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I know that a surface integral is used to calculate the flux of a vector field across a surface. I know that Stokes's Theorem is used to calculate the flux of the curl across a surface in the direction of the normal vector.

So I'm guessing that the flux of a vector field across a surface is not the same thing as the flux of the curl across a surface?

Can we use Stokes's Theorem to calculate the flux of a vector field across a surface?

Can we use a surface integral to calculate the flux of the curl across a surface in the direction of the normal vector?

What's the difference between the flux of a vector field across a surface and the flux of the curl across a surface in the direction of the normal vector?

What's the difference between calculating the two-form used in Stokes's Theorem:

$$ \iint \nabla x F \cdot \vec{n} d\sigma$$

and the two form used in the vector Surface Integral:

$$ \iint F \cdot \vec{n} d\sigma$$?

Let $ F$ be a vector field, $ \vec{n}$ be the normal vector

Is the two-form used in Stokes's Theorem a Surface Integral?

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For the first integral you can use Stokes' Theorem directly and compute the surface integral over a surface $M$ as a line integral over the boundary $\partial M$ (properly oriented):

$$\iint_M (\nabla \times F) \cdot \hat{n} d\sigma = \int_{\partial M} F\cdot \hat{T} ds$$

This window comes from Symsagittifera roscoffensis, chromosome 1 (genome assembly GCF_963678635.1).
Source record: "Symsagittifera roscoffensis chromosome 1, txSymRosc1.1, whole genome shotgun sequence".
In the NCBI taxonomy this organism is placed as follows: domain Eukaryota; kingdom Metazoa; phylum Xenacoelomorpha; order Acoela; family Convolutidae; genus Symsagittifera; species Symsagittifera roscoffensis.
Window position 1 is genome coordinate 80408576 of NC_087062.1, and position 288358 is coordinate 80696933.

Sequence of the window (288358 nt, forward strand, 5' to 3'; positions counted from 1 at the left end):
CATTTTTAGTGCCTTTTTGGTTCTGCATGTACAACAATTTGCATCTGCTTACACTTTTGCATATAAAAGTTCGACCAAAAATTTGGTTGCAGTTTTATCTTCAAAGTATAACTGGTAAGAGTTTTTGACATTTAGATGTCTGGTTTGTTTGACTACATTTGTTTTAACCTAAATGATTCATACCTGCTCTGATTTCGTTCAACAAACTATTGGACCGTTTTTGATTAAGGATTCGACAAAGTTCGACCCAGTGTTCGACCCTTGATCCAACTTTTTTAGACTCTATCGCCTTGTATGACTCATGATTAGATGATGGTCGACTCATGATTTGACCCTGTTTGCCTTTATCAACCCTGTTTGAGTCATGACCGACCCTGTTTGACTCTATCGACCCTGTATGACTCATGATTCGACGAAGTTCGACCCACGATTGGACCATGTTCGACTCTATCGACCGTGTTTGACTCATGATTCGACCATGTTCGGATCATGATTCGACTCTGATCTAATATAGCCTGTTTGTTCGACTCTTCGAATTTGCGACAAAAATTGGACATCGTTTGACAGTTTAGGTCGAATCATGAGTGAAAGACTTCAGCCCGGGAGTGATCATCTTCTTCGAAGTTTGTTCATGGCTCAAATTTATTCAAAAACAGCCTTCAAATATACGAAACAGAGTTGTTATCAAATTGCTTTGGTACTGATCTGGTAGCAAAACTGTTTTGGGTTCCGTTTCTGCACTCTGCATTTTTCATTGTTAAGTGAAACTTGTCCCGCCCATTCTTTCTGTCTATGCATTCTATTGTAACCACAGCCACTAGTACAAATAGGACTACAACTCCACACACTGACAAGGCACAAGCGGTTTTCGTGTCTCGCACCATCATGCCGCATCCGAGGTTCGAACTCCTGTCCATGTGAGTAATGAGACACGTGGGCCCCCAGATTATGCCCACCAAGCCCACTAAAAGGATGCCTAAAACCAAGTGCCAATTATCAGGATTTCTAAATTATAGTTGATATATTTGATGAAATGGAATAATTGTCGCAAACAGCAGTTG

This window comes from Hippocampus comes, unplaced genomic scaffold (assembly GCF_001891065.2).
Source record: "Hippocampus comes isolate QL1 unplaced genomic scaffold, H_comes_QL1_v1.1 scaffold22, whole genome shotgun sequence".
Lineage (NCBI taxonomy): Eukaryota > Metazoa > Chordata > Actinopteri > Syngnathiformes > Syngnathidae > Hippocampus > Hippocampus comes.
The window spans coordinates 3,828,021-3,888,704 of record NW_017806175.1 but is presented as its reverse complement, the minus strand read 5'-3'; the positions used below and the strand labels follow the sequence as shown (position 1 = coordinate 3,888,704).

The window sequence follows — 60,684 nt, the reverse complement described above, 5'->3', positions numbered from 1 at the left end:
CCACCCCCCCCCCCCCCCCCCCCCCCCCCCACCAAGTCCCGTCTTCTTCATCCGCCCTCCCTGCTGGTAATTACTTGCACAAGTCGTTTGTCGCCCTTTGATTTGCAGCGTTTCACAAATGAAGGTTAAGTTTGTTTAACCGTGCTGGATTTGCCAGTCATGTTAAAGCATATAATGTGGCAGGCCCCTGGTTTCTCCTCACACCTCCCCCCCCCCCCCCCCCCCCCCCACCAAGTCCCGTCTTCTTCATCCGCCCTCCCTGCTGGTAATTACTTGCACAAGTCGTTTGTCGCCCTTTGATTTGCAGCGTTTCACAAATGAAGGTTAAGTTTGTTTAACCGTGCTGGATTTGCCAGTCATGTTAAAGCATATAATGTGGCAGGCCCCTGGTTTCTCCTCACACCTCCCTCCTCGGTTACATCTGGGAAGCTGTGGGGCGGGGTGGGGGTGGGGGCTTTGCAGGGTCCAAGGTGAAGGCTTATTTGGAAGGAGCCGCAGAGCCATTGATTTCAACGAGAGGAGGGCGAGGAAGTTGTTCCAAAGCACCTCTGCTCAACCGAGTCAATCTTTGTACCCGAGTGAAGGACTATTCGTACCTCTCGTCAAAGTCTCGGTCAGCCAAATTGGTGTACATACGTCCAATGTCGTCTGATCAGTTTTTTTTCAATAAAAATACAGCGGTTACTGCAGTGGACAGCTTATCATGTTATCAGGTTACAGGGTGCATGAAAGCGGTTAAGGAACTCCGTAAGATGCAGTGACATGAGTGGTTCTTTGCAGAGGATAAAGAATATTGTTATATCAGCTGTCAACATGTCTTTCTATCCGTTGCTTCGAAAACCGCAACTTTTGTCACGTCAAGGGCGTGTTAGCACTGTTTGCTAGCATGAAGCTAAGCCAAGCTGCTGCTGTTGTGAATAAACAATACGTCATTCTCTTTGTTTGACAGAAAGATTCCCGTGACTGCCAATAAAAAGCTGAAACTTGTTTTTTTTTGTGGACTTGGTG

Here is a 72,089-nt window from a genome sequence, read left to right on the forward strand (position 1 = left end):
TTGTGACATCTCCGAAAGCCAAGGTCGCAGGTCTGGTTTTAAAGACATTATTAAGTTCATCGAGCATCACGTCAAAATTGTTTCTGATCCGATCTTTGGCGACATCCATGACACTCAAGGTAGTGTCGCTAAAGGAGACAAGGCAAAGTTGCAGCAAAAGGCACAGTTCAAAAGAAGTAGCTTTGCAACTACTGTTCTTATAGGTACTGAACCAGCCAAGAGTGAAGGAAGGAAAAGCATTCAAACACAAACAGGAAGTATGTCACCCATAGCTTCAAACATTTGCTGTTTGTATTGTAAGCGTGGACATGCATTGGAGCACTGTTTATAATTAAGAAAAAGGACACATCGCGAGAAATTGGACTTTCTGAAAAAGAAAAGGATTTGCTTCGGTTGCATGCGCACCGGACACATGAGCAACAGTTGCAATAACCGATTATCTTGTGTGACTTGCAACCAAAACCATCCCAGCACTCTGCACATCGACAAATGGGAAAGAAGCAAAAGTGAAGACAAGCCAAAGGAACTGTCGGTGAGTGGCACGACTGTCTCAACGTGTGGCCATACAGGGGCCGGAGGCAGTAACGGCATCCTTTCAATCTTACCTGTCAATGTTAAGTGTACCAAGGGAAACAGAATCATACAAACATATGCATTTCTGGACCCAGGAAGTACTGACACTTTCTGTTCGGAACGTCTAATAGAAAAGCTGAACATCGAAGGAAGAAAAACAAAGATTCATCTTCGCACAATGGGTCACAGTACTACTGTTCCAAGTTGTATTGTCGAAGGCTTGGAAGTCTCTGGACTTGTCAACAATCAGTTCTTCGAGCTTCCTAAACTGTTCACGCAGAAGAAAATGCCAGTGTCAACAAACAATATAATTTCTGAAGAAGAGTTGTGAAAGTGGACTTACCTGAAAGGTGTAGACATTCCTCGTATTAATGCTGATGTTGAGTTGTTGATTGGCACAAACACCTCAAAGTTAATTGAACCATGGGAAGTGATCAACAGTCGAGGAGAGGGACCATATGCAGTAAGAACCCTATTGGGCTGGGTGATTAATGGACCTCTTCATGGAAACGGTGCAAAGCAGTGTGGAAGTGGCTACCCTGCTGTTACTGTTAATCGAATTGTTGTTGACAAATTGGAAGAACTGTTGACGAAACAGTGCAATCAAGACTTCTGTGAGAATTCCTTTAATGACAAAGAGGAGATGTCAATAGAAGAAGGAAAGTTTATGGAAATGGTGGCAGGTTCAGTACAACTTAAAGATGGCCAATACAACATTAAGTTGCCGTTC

For the second, you have to find a vector potential for $F$ - that is, to express $F$ as $\nabla \times G$ for some to-be-determined-by-you vector field $G$: $$\iint_M F\cdot \hat{n} d\sigma = \iint_M (\nabla \times G) \cdot \hat{n} d\sigma = \int_{\partial M} G\cdot \hat{T} ds$$

So:

"Can we use Stokes's Theorem to calculate the flux of a vector field across a surface?" Yes, if you find a vector potential for the given vector field. Since the divergence of a curl is zero, that would not be possible if the divergence of $F$ were not zero.

"Can we use a surface integral to calculate the flux of the curl across a surface in the direction of the normal vector?" Yes, but the computation would likely be simplified by using Stokes' Theorem - hence computing a line integral instead of a surface integral.

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  • $\begingroup$ Can we use stokes’s theorem to find surface integrals? $\endgroup$ – user515045 Jan 5 '18 at 2:41
  • $\begingroup$ Would you use stokes’s theorem to find the flux across a surface not a solid by finding some F that equals $\nabla $ $\times G$? $\endgroup$ – user515045 Jan 5 '18 at 2:41
  • $\begingroup$ We know that $$\iint_M (\nabla \times F) \cdot \hat{n} d\sigma = \int_{\partial M} F\cdot \hat{T} ds$$. Does $$\iint_M (\nabla \times F) \cdot \hat{n} d\sigma = \int_{\partial M} F\cdot \hat{N} ds$$ also hold? $ \hat N$ is the unit normal vector to a closed curve. where $ \hat N$ is normal to $ \hat T$ $\endgroup$ – user515045 Jan 5 '18 at 2:58
  • $\begingroup$ @Lasuiqw: No. There are three unit vectors involved here: $\hat{n}$ is normal to $M$, hence to $\partial M$ as well; $\hat{N}$ is tangent to $M$ but normal to $\partial M$ and pointing away from $M$, and $\hat{T}$ is tangent to $\partial M$. Try representing these three vectors when $M$ is the Northern hemisphere and $\partial M$ is the Equator, and compare to the same drawing when $M$ is the Southern hemisphere and $\partial M$ is stilll the Equator. $\endgroup$ – Catalin Zara Jan 5 '18 at 3:04

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